The effect of this liquid quenching step in preventing the formation of "shot" in the final product at high production rates is surprising in view of the fact that the formation of "shot" was previously believed to have been the result of an interruption in the flow of polymer through the extrusion die. Thus, it was believed that whenever the flow of a fiber was momentarily interrupted, a globule of polymer would precede the next fiber. However, even though the liquid quenching step of the present invention is carried out downstream of the extrusion die, it has been found to prevent the formation of excessive amounts of "shot" at higher production rates than were possible heretofore. Equally significant, the liquid quench avoids excessive fiber bonding in the final web, which leads to a product with more textile-like properties.
AS illustrated in FIG. 1, the liquid quench may be effected by means of a series of spray nozzles 20 disposed on opposite sides of the gas stream 10 as close as 1/2 inch to the die 11, and preferably not more than 6 inches from the die. These nozzles 20 are typically air atomization nozzles which break up the liquid in a very fine droplet pattern that expands outwardly from each nozzle so that the liquid is quickly evaporated upon contact with the gas stream 10. The temperature of the gas stream 10 in the area where it contacts the liquid spray from the nozzles 20 is preferably substantially above the boiling point of the liquid being sprayed, e.g. in the case of water the temperature of the gas stream should be at least 250°F. In actual practice, the temperature of the gas stream as it leaves the die nozzles is normally on the order of 600°F. so the gas stream temperature is actually well above 250°F in the area where the liquid spray is introduced. It is preferred to use a liquid spray rate as high as possible, to achieve maximum cooling, without producing a wet web, i.e., a web containing entrapped droplets of liquid which was not evaporated upon contact with the hot air stream.
The preferred quench liquid is water, although other liquids having a high latent heat of evaporation may also be used. In general, it is desired to achieve the maximum cooling effect from the liquid spray, and the cooling effect increases with increasing latent heat of evaporation.
In a series of examples illustrating the preparation of nonwoven materials in accordance with the present invention, eight webs of melt blown polymeric microfibers were prepared according to the general procedure described above and illustrated in FIG. 1. Four of the webs (Samples B, D, F and H) were produced with the use of the water spray, and the other four webs (Samples A, C, E and G) were produced under exactly the same conditions as the first four webs but without the water spray. In each case, the die orifices were 0.015 inch, and the web was collected on a wire covered roll located 8 inches from the die. When the water spray was used, it was introduced about 2 inches from the extrusion die. The operating conditions employed to produce each sample, and the results of tests conducted on each sample, are given in the Table on the following page. The tests identified in the Table were made substantially in accordance with the following procedures:
1. Grab Tensile Sum: The test is based on the Federal Test Method No. 191, method No. 5100 and normalized as follows: The sum of MD and CD grab tensile is divided by the basis weight. All units are converted to the metric system to have consistency and order. Therefore, the unit of grab tensile sum per basis weight is (m2). ##EQU1## Both the MD and CD values are used in the normalization so as to eliminate any non-isotropic character. Five MD and CD tests are run for each experimental point reported.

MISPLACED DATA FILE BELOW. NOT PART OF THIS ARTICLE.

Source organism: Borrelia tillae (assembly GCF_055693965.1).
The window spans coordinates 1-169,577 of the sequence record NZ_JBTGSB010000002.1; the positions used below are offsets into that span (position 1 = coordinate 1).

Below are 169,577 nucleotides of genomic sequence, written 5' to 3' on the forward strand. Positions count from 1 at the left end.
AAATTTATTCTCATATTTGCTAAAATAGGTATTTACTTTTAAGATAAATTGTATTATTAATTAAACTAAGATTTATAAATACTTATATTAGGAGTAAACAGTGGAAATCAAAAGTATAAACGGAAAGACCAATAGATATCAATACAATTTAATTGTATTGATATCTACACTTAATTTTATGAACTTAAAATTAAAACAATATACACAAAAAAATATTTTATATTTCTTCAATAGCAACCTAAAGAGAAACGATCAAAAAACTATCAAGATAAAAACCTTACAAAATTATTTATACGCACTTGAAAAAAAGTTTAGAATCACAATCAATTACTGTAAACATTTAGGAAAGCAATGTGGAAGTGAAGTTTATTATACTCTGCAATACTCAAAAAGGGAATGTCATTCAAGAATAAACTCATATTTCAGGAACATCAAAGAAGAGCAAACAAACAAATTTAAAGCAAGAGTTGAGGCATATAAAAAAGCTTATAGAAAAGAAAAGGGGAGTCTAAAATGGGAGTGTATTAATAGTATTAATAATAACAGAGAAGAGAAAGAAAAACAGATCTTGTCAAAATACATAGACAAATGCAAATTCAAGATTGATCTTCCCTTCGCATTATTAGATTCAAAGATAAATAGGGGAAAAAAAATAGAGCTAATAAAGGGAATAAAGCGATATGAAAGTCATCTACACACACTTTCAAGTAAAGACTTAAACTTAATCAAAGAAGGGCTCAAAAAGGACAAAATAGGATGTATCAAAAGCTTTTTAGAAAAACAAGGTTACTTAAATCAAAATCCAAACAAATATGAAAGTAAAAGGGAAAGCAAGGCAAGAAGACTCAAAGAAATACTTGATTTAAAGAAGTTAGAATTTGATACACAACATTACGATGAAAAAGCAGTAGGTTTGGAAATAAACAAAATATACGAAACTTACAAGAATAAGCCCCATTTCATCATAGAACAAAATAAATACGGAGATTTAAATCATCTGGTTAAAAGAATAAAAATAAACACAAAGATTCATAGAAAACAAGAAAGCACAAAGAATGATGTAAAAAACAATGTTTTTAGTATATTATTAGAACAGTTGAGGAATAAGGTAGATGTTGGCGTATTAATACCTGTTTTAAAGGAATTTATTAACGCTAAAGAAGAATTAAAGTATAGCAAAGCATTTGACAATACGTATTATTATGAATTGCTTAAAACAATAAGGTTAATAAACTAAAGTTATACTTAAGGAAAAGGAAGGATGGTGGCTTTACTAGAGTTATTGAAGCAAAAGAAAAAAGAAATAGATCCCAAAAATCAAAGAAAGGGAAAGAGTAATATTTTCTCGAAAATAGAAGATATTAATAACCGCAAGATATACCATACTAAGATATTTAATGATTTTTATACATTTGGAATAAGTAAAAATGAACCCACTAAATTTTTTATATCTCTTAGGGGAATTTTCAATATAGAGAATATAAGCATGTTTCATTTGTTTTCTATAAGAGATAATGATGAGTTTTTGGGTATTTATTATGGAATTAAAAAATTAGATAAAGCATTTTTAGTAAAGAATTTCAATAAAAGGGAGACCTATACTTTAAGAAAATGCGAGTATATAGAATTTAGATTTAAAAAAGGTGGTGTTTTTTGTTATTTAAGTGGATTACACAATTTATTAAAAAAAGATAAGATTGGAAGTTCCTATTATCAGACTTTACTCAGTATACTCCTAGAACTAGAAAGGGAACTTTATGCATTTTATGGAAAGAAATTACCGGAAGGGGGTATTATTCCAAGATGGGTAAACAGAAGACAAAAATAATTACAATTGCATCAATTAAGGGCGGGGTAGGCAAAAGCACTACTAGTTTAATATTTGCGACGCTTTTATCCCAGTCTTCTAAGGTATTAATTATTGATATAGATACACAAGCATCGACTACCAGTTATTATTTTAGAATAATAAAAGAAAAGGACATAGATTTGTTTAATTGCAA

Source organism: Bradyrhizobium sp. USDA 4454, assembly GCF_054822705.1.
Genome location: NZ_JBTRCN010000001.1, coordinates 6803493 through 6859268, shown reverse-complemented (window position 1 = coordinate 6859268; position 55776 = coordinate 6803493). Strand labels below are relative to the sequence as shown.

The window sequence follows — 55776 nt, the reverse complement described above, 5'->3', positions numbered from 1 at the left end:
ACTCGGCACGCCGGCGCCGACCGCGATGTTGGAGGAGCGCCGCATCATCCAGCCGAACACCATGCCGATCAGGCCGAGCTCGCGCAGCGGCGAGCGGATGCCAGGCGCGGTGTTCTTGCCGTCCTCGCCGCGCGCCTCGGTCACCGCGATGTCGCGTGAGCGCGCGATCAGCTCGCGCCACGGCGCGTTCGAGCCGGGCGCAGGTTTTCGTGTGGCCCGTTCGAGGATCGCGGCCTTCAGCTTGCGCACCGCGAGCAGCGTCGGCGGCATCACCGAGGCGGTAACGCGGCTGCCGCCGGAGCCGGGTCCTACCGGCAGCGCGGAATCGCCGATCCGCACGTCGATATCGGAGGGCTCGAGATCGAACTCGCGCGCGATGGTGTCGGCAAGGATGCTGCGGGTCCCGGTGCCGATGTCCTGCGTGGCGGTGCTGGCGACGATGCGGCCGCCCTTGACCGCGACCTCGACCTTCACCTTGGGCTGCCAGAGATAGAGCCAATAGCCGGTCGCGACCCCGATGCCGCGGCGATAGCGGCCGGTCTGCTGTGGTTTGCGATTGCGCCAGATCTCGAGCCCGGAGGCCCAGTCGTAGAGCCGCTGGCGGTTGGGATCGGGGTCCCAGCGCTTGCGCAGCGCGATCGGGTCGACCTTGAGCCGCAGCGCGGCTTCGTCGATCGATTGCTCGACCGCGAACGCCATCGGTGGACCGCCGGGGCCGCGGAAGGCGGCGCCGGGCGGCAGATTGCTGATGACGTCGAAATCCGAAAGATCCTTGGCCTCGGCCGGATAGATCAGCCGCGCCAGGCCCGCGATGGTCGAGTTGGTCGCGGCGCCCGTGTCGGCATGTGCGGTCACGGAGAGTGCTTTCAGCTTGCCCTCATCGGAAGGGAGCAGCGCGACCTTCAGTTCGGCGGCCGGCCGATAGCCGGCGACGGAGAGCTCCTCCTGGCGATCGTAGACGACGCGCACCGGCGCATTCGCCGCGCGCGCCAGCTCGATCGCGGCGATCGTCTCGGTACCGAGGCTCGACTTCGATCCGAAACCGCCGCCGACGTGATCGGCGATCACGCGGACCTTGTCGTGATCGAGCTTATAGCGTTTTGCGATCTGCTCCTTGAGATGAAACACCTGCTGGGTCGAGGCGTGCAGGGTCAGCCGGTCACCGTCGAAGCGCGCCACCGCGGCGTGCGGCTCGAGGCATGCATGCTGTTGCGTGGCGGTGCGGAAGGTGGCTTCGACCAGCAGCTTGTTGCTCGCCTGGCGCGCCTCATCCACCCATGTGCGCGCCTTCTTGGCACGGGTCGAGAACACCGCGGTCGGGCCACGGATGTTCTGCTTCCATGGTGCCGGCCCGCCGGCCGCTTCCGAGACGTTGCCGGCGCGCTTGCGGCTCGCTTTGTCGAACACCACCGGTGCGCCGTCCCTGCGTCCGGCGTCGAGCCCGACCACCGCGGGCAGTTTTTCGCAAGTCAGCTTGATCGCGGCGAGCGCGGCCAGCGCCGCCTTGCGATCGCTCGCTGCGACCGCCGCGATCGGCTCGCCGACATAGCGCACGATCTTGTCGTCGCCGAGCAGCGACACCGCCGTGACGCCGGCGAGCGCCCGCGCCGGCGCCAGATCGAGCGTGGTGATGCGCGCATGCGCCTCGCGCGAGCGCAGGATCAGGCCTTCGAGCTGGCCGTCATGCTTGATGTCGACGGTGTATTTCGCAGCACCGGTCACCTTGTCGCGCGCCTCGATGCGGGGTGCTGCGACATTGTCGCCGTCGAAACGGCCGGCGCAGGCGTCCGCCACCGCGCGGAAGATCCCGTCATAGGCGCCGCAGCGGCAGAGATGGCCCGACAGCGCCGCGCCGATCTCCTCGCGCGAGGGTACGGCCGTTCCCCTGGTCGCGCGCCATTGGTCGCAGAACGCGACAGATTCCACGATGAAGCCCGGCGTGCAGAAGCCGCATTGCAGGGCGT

TABLE__________________________________________________________________________Operating ConditionsSample A B C D E F G H__________________________________________________________________________Polymer rate (lb/hr/in) 2.52 2.50 3.06 3.14 2.70 2.70 2.57 2.57of die length**Polymer melt temp (°F) 600 600 600 600 595 595 600 600Air temp (°F) 600 600 600 600 600 600 600 600Air pressure (PSIG) 31 31 38 38 33 33 33 33Web forming speed (FPM) 96 95 118 118 96 96 93 93Water spray rate (cc/min) 0 250 0 250 0 250 0 250Polymer composition* 100% PP 100% PP 100% PP 100% PP 100% PP 100% PP 75% 75% PP 25% 25% N6*PP=polypropylene **20 inch DieN6 =Nylon 6Test ResultsSample A B C D E F G H__________________________________________________________________________Basis wt. (g/m2) 25.1 24.8 24.4 25.1 27.0 26.6 26.3 27.3Grab tensile sum [g/(g/m2)] 161 184 193 205 186 187 117 131Trapezoidal tear [g/(g/m2)] 12.7 25.1 12.0 22.2 12.1 26.1 5.4 10.9Stretch (%) MD 21.9 43.4 24.9 42.2 24.7 42.8 16.9 21.5Stretch (%) CD 29.3 48.1 34.3 47.8 33.7 49.2 18.1 26.8__________________________________________________________________________
2. Trapezoidal Tear Sum: The test is based on the Federal Test Method No. 191, method No. 5136 and normalized as follows: The sum of the MD and CD average trapezoidal tear values is divided by basis weight. All units are converted to the metric system for consistency and order. ##EQU2## Both the MD and CD values are used in the normalization so as to eliminate any non-isotropic character in the web. Five MD and CD tests are run for each experimental point reported. The average tear value for the web is interpreted as the mean value between the high and low tears.
3. Stretch is based on elongation to break as described in Federal Test Method No. 191, method No. 5136.
As can be seen from the data in the foregoing Table, the addition of the water spray (with all other operatng conditions held substantially constant) resulted in a significant improvement in the tear resistance and stretch characteristic of the final products. In certain cases there was also a slight improvement in tensile strength. Subjectively, these webs were also more textile-like with better drape and softness characteristics.
Even more significant than the improvement in product characteristics, however, is the fact that the addition of the liquid quench permitted the nonwoven webs to be produced at rates substantially in excess of 1.5 lbs./hr./inch of die width without excessive degradation of the product. Indeed, in the case of Sample D, the production rate was in excess of 3 lbs./hr./inch of die width. This is an extremely important advantage in commercial production because it means that any given production line can be operated at a substantially higher rate, without any sacrifices in product quality, by the inexpensive addition of a liquid spray between the extrusion die and the forming surface.